Heat Transfer Lab Thermal Measurements in Film Cooling Flows

The most common parameter for rating the effectiveness of a film cooling flow is in terms of adiabatic effectiveness. Adiabatic effectiveness is a parameter that rates the cooling potential that remains along a surface downstream of film cooling holes. In an actual engine, coolant is introduced at temperatures of 1000-1300K whereas the freestream may be at 1700-2000K. Downstream of a coolant injection location, the surface will be at some temperature in between the two. The closer the surface temperature is the coolant temperature, the more effective the cooling is in that region. In a low-temperature, experimental environment, this same assessment can be performed by imposing a temperature difference between the freestream and coolant. The local wall temperature is then measured to determine the effectiveness. The surface downstream of the holes is adiabatic. To measure these temperatures in the present research thermocouple techniques were employed. Thermocouples were immersed in the freestream and coolant-supply flows to measure those temperatures. A traversing thermocouple was used to collect near-wall data from which the local adiabatic wall temperature was extrapolated. In general, effectiveness is highest nearest the hole exit (0 - Twall=Tfs; 1.0 - Twall=Tc). The effectiveness decreases in moving in the streamwise direction due to dissipation of the coolant. Spreading of the coolant, though, provides a gradual increase in effectiveness between holes in moving downstream. Below, effectiveness dsitributions for streamwise injection with L/D=2.3 at two blowing rates are provided. Due to the trajectory of the VR=1.0, it tends to have lower effectiveness in the near-hole region.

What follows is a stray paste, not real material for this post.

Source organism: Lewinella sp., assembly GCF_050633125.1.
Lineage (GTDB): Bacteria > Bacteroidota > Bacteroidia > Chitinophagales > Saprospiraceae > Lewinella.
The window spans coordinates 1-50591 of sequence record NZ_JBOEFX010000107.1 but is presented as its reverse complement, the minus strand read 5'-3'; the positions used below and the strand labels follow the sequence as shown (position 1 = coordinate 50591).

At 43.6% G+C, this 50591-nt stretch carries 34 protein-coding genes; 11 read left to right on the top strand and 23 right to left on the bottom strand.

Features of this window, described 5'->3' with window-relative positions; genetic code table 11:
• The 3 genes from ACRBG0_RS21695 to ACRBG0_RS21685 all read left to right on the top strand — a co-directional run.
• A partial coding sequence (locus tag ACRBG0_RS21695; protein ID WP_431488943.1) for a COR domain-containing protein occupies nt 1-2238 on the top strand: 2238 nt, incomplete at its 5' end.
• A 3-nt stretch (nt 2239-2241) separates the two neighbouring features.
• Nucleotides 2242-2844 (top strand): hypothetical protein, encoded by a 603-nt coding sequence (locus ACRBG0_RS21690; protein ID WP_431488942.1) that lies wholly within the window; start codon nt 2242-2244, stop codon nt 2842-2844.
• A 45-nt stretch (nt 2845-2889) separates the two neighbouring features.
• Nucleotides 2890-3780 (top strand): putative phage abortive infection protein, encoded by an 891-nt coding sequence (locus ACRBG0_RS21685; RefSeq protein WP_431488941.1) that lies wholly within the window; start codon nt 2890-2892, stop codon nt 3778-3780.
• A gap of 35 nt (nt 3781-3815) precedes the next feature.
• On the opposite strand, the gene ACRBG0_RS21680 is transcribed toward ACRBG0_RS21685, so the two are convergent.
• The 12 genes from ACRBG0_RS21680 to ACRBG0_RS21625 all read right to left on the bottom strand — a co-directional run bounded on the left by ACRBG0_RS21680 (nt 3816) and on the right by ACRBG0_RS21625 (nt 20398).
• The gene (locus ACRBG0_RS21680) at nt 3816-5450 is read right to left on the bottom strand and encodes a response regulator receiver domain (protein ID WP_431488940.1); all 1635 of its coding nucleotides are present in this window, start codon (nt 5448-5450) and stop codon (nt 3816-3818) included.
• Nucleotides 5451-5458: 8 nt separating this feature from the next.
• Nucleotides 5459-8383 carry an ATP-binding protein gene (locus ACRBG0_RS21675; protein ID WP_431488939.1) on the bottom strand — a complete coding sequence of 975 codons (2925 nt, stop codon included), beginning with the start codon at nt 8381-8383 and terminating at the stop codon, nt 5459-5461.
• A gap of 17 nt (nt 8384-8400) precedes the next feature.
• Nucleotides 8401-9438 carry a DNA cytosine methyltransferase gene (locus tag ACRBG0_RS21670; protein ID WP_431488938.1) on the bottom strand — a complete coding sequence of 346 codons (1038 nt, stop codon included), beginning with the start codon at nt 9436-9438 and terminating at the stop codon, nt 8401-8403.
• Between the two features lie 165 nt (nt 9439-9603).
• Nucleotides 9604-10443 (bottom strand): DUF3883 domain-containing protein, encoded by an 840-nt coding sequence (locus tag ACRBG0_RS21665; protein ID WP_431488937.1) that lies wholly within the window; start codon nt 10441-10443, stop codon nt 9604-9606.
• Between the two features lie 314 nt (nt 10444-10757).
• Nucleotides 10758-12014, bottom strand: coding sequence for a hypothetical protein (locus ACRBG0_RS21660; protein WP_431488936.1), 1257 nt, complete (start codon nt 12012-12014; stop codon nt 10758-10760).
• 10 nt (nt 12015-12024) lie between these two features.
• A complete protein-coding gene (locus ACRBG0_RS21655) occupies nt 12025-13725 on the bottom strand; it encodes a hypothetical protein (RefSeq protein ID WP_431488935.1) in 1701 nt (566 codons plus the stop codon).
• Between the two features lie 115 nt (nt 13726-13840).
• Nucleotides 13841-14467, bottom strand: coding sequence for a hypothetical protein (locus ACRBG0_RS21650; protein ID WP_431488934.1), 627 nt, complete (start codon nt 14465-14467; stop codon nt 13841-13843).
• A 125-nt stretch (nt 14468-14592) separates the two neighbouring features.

Adiabatic Effectiveness x-z Profiles for Two Blowing Rates:

Adiabatic Effectiveness for M=0.5 Adiabatic Effectiveness for M=1.0
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